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First, yes there is lots of content below 150Hz in the CC and in fact many people don't appreciate that most movie content comes from the CC alone. But that still shouldn't be a problem in your situation because...

Second, I'm not sure that you are fully understanding all of Unibox's graphs yet or perhaps the relationship between xmax, LF extension and SPL. Specifically, you can't really talk about xmax without talking about SPL but LF extension is not dependent on either one of those. Let's look at some more graphs, all with 2 of your Peerless 5.25" in parallel in 10L sealed (walls covered; no leaks).

Chart 1 & 2 - SPL above about 100Hz is about 100dB/1m with 7W to each driver. Very loud. F3 is about 76Hz, F6 is about 63Hz and F10 is about 50Hz and won't change as you turn the volume knob up and down. Now I'm not sure that you are getting this so notice that xmax is not exceeded no matter what frequency you send it at these SPL's (and below). Feed it 20Hz and cone excursion is only going to be about 2.6mm albeit at only about 73dB which means that you could actually run them as a 'large' speaker if you wanted and even direct the subwoofer output to the CC as well and you are still not going to exceed the drivers' xmax at about 100dB/1m (not of course that that's actually a good idea without a real sub if you actually want to hear any of the lowest frequencies).

Now to mirror what others have also written, if your receiver has a Butterworth HP filter at 80Hz things only get better. (Unibox can also import external filters btw. I create them with Response Modeler. Give it a try.)

Chart 3 & 4 - So this is with the B2 80Hz filter added in still at 7W per driver and still about 100dB/1m and cone excursion below about 100Hz is very much reduced. So much so that you can now play them even louder if you want....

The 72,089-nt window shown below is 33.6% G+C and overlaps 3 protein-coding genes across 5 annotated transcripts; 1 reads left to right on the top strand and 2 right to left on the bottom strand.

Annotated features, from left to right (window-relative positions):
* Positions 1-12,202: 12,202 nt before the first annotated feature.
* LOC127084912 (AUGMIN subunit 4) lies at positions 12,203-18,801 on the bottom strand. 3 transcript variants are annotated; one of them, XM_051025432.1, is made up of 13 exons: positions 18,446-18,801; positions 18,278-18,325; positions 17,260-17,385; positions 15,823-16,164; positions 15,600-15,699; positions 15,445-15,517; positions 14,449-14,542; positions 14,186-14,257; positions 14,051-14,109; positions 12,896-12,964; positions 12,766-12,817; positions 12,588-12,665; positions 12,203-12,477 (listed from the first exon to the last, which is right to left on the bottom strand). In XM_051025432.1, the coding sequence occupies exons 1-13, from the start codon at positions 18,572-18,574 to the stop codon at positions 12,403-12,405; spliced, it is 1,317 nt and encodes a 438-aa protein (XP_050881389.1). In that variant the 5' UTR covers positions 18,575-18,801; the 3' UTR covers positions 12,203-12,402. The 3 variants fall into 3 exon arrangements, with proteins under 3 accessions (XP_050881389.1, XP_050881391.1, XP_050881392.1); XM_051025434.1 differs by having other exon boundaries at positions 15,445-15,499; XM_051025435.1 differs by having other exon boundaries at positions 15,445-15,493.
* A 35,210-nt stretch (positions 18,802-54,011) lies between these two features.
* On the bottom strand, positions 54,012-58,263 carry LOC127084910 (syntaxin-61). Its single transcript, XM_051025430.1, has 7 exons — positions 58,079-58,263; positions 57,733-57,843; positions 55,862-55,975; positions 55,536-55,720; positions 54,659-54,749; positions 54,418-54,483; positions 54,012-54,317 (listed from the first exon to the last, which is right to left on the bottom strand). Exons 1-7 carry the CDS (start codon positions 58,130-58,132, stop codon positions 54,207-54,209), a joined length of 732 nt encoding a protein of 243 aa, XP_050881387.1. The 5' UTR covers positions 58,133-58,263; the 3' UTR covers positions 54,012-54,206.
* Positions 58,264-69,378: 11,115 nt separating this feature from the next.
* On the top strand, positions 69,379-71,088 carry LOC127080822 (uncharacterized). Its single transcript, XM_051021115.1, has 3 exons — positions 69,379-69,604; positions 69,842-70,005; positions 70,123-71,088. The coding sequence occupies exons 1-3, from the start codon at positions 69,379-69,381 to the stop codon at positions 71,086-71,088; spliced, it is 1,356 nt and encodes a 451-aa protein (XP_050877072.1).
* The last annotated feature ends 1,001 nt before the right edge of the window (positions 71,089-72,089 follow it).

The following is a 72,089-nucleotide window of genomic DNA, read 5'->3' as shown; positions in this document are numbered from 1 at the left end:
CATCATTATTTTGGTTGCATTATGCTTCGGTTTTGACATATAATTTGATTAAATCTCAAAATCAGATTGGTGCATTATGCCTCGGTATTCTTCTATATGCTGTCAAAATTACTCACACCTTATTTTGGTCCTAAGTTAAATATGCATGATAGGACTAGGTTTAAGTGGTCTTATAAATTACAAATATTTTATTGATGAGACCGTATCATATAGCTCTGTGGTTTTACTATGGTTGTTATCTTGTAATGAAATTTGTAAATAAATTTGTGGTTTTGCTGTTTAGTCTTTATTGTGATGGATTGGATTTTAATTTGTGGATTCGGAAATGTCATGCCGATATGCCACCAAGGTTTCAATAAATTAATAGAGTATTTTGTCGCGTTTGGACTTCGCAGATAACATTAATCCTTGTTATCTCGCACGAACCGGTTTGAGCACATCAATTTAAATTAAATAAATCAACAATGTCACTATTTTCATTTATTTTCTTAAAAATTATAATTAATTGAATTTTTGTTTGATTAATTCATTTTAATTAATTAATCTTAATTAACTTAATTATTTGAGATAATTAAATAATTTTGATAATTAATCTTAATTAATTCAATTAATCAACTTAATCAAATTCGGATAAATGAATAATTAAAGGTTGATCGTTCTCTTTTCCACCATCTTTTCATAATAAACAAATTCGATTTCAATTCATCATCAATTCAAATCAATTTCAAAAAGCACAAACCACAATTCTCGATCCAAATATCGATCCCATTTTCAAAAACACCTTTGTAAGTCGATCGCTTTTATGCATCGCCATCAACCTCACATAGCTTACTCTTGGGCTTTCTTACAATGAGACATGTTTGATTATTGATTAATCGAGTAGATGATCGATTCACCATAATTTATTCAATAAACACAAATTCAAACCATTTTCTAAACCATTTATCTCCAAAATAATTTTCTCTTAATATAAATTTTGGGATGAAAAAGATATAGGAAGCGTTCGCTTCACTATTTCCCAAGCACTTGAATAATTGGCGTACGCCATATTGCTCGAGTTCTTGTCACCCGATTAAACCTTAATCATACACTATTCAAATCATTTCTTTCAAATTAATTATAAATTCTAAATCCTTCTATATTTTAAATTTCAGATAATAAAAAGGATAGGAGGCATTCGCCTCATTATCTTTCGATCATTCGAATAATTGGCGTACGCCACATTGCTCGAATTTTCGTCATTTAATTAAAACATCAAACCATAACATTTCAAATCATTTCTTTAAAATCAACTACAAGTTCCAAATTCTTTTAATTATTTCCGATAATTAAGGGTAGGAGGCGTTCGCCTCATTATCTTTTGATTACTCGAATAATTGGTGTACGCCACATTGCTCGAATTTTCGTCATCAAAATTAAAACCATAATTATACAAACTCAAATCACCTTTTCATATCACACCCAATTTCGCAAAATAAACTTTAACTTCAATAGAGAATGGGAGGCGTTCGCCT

Chart 4 & 5 - Still with the B2 80Hz filter but now with 22W to each driver before excursion of each driver nears xmax. SPL this time is up to 105dB which again is more than you are probably ever going to need.

And don't forget that xmax is not the driver's limit, it's only the limit before sound quality is significantly compromised.

Moral of the story: LF extension of a driver is box and alignment dependent, independent of SPL. Xmax on the other hand is both frequency dependent (so, dependent on a HP filter for eg as well as box alignment) as well as SPL dependent.

Hope that helps.


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Thanks again all! Very good and helpful info here.

Firstly, I've done a bit more research into my HT Receiver (A Denon AVR-4306) and have discovered it's got a few selectable crossover points from 200 to 80Hz. So there's quite a lot of flexibility here. I don't know the slopes on these but I'd guess a B2 is pretty safe, given the standard practice.

I don't want to go with a pre-level crossover to the channel as that would introduce a lot more complexity to my setup. Not the least of which is that my setup doesn't include a seperate preamp anywhere in the chain that I can get to. And given there's a lot to work with on the receiver, I'll stick with what I've got.

jReave, your timing was great! I'd made that same assumption probably around the time you'd posted your reply. I'd already modeled the rolloff using Response Simulator and had come to the very same conclusion about my little speakers being quite safe, so long as I model the response properly and pick the right "small" setting from the receiver.

Sounds like I'm all set!

One last item to mention - this all came about because I made the same mistake I'm guessing a lot of folks do: Thinking the output power of my receiver needs to exactly match the power handling ability of the speakers it's meant to drive. What I didn't account for was that the ouput volume will far exceed my ear's ability to deal with, WAY before I get to any sort of "high" power output of the amplifier.

Hope all this helps the next person with a similar question. Great help and great advice here.